A Vehicle for God

‘Thanjavur Ganesha’ – Unknown author, 1820 – Wikimedia

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Regarding all things spiritual, I have always trusted the vision of India’s perennial understanding. And there is one thought that bothered me recently, which is simply: why do Hindu gods need a vehicle, a mount? Why do they all have an animal by their side, or to ride on? For god is God. All powerful and reaching far and wide. Self-sufficient and contained in Itself. So why would Shiva need a bull as his vehicle, why would Saraswati have a swan by her side, or Kartikeya a peacock, Lakshmi an owl, Indra an elephant, or Durga a tiger? Why such partnership? And for what purpose?

So I pushed further my enquiry. I discovered that these vehicles, these animals, symbolise some of the qualities inherent to the god they are attached to. For example, the swan represents the beauty, wisdom and grace in Saraswati. Or the peacock the splendour and majesty contained in the Hindu god of war. Many qualities like strength, swiftness, sharpness, fierceness, speed, effortlessness, and so many others, are attributes of god which are reflected in, or represented by, their own vehicles. So I looked at myself, as I am too, deep down, this radiating presence of consciousness, of god’s being. Could it be that, in the same way the dreamer becomes conscious of a dreamt world through the agency of a subject of experience in the dream, consciousness is experiencing a world through its being refracted by a mind? So the mind is the vehicle that consciousness needs to experience a world. Doesn’t that make me, in some way, the vehicle of the Self? And do I radiate the qualities of this presence as should a vehicle of god?

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A playful text asking why god needs a vehicle… (READ MORE…)

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A Furnace of Love

‘Sunset over a forest lake’ – Peder Mønsted, 1895 – Wikimedia

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Birgitta was sitting by the window, considering once again the recent chain of events that led to her present day situation. Twenty years ago, she came on this small Danish island for the first time, to never leave again. Lolland! What a beautifully telling name! She loved the place immediately. It is called by some the ‘pancake island’, for it is the flattest place here in the kingdom of Denmark. Its highest point: twenty five meters! But the skies were tall and wide with majestic clouds and the land imbued with a quiet remoteness that she loved on first sight. She had often smiled and still smiles on at the incongruous nature of her new home. For she was born in the heart of the French Alps, the daughter of a mountainous landscape where peaks are soaring high above deep valleys.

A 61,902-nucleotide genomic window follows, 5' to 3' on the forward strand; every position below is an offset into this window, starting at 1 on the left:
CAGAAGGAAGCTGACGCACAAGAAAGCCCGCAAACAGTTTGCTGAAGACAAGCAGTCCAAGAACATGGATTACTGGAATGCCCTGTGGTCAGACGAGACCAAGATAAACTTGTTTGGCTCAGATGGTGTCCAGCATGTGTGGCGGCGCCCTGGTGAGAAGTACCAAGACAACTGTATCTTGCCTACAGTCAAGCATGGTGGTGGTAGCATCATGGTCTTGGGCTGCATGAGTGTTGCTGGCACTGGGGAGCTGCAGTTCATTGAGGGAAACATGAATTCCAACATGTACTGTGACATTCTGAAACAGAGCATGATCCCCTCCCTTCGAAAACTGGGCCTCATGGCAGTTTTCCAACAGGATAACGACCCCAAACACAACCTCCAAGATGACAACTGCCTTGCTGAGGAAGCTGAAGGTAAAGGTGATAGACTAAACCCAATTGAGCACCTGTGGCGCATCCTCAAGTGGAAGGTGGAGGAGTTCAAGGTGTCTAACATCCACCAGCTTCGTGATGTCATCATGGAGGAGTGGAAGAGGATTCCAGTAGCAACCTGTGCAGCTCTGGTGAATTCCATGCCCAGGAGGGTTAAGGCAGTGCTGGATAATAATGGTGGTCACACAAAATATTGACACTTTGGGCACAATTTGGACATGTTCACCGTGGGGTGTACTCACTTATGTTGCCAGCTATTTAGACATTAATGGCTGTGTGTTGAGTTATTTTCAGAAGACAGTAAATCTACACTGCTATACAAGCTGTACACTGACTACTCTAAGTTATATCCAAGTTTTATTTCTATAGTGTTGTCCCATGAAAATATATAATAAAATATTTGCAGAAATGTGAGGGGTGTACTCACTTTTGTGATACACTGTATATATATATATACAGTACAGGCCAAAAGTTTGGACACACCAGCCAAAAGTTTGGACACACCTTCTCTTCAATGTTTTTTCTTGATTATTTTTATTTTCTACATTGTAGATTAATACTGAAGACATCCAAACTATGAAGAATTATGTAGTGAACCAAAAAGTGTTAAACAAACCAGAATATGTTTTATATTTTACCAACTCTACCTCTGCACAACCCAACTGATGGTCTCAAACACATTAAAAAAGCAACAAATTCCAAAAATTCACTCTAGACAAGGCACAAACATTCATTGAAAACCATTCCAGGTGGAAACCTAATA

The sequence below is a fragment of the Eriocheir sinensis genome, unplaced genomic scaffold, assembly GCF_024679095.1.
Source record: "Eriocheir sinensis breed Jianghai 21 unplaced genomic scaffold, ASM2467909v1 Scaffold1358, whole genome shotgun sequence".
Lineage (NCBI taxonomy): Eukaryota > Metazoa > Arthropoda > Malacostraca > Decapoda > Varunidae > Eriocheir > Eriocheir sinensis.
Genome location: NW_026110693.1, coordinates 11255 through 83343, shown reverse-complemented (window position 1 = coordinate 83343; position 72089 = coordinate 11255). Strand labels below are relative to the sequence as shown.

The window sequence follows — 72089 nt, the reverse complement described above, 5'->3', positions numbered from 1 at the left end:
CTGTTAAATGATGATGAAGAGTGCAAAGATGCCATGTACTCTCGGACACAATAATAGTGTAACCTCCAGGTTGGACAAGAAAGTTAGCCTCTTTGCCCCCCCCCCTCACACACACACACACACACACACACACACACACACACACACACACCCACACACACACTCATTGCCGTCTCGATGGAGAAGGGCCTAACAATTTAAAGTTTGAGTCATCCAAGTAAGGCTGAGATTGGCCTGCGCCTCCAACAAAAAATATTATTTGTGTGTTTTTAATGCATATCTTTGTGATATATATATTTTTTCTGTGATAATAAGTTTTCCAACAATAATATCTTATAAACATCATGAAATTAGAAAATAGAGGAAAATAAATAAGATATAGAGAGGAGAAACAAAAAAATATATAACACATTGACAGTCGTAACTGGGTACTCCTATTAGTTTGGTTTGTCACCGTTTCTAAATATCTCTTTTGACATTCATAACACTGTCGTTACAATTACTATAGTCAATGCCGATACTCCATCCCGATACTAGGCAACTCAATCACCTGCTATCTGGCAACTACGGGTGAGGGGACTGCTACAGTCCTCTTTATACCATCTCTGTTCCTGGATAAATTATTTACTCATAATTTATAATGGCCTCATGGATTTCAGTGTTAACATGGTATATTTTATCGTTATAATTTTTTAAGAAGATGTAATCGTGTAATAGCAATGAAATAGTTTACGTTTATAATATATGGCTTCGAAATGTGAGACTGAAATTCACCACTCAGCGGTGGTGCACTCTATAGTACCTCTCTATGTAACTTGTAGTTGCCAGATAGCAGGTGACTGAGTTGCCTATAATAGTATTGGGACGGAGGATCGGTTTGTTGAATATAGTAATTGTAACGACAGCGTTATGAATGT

Birgitta was a Catholic nun here, in a small monastery on the outskirts of the charming town of Maribo. Her actual name was Brigitte, but the sisters around her had quickly, and laughingly at first, re-baptised her Birgitta, which was the name of the fourteenth century Swedish saint and founder of their religious Order. She liked her new name for its Nordic and melodic quality. She had fit well here, in this quiet building amongst the trees, close to a little lake that she could see from her bedroom window. She came from a very religious family, and had always felt an attraction for all things spiritual. The trigger to espouse a religious life came rather abruptly, after her first dashed expectations in life. So she embarked on the preparatory journey, a few years of education in France and trips to the mother house in Rome.

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A short story that narrates Birgitta’s journey of love… (READ MORE…)

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The Song of the Little Road

Subir Banerjee (Apu) in ‘Pather Panchali’ – Wikimedia

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You never know how and when a piece of art, a film here, is going to touch the soft grounds of delight and beauty. And how it will come to be loved by people for opening that hidden, special place in their heart. ‘Pather Panchali’, or ‘The Song of the Little Road’ is one such heart opener. It was the first film made by the Indian director Satyajit Ray. It describes the life of a poor family in a village of rural Bengal, with its many struggles. You feel the occasional pinches of hunger, the cruelty, the thwarted expectations, the jealousies, the losses, intertwined with moments of peace, quietness, and insouciance. Days spent between the simple joys of life and the tragedy of death.